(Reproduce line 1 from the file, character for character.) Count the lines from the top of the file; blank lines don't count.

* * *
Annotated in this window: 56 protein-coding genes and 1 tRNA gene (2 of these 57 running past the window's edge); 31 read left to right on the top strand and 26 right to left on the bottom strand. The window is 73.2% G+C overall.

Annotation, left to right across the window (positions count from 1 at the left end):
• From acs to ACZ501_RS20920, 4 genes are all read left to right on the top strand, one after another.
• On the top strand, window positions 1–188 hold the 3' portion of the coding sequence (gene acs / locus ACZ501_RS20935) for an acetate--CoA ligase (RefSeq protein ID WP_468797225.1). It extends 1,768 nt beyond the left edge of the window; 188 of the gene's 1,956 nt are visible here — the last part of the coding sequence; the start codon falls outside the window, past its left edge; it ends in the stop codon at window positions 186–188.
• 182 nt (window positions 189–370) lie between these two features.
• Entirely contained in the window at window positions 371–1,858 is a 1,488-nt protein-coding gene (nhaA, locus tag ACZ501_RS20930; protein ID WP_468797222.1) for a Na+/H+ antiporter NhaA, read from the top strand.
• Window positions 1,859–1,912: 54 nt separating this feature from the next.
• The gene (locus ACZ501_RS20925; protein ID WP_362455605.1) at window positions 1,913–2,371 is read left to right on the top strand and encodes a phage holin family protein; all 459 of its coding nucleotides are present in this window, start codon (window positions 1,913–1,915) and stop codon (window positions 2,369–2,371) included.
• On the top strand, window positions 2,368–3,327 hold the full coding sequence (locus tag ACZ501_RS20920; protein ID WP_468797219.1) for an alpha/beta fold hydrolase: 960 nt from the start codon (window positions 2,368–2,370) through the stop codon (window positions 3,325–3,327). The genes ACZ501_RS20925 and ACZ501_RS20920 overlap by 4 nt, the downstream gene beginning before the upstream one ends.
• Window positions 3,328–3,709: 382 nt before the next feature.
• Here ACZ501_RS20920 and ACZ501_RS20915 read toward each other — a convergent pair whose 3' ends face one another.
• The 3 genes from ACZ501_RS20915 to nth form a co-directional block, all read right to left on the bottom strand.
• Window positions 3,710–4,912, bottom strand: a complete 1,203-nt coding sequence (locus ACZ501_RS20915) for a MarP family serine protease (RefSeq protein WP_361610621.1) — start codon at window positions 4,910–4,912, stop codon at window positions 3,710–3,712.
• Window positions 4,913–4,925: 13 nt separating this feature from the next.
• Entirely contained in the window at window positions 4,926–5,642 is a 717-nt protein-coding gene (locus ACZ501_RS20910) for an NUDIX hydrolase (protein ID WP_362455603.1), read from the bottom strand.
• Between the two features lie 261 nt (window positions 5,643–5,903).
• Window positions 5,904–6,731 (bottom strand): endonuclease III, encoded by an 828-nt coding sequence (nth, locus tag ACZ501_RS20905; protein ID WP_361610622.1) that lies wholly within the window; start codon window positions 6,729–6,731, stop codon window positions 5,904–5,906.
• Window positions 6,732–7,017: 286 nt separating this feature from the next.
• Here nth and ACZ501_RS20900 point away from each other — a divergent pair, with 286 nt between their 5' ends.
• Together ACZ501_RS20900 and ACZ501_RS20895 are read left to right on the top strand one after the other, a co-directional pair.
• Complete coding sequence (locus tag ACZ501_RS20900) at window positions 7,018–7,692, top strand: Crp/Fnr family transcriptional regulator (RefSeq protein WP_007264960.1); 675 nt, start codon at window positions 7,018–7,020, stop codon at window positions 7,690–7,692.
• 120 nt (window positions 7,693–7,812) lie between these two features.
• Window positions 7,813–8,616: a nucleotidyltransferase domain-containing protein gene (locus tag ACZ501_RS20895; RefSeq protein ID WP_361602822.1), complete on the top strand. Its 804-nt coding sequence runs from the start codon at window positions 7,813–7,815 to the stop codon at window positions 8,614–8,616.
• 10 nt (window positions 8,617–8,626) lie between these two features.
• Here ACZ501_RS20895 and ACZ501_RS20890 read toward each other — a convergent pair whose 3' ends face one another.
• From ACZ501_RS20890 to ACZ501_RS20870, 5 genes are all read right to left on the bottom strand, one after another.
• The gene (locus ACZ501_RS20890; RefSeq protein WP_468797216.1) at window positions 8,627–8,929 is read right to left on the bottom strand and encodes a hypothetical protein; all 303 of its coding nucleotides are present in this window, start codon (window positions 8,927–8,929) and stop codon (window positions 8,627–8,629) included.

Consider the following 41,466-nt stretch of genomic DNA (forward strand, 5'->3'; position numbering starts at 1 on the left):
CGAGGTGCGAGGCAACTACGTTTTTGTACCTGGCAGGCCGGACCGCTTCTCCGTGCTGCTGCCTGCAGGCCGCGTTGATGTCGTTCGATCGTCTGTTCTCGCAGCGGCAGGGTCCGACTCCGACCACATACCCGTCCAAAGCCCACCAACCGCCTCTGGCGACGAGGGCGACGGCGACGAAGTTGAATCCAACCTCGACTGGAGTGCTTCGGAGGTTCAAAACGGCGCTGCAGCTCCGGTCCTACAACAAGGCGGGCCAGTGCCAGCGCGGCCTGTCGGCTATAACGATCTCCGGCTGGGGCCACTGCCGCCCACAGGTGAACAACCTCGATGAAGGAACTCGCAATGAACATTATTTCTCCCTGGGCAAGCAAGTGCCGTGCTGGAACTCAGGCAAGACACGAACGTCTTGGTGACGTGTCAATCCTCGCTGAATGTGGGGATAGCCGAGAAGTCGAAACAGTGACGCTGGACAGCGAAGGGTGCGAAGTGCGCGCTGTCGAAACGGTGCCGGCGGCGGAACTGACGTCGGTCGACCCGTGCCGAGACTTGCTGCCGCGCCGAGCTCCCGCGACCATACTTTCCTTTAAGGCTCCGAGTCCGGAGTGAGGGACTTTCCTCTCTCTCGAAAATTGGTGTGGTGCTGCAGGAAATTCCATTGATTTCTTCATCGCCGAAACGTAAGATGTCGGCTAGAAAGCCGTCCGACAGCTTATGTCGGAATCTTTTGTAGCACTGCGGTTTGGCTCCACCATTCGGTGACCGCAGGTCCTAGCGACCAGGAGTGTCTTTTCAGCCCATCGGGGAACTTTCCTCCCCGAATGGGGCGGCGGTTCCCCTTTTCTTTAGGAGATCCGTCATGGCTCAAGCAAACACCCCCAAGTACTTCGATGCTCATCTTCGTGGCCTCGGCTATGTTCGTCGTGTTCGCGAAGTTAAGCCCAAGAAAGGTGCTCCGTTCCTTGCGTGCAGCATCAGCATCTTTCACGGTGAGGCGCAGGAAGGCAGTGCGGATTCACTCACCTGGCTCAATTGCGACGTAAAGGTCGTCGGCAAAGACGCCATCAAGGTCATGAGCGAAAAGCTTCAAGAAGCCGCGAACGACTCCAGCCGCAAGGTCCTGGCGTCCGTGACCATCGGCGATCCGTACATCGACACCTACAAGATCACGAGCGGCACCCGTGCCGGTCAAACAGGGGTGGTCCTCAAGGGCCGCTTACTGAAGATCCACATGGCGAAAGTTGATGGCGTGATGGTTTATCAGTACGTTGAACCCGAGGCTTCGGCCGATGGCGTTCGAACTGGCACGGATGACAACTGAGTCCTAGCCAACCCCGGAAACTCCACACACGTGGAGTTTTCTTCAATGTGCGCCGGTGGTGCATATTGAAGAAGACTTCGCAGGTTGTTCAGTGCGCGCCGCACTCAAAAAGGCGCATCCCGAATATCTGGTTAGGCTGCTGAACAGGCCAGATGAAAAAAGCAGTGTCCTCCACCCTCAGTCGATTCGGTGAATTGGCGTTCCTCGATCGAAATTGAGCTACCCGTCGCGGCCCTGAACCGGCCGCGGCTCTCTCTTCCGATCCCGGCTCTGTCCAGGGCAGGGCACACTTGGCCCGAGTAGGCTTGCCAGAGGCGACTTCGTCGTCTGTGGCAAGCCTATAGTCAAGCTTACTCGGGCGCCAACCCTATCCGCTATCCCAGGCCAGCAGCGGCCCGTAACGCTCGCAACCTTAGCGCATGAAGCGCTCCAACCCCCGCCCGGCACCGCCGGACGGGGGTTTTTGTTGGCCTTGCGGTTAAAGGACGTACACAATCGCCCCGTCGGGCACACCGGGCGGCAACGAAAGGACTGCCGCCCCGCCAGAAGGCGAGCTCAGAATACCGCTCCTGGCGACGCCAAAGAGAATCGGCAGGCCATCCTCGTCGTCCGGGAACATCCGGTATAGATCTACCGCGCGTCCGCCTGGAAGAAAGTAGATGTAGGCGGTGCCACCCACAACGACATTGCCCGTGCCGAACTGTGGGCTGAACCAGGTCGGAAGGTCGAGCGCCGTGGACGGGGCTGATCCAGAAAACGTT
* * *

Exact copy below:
Annotated in this window: 56 protein-coding genes and 1 tRNA gene (2 of these 57 running past the window's edge); 31 read left to right on the top strand and 26 right to left on the bottom strand. The window is 73.2% G+C overall.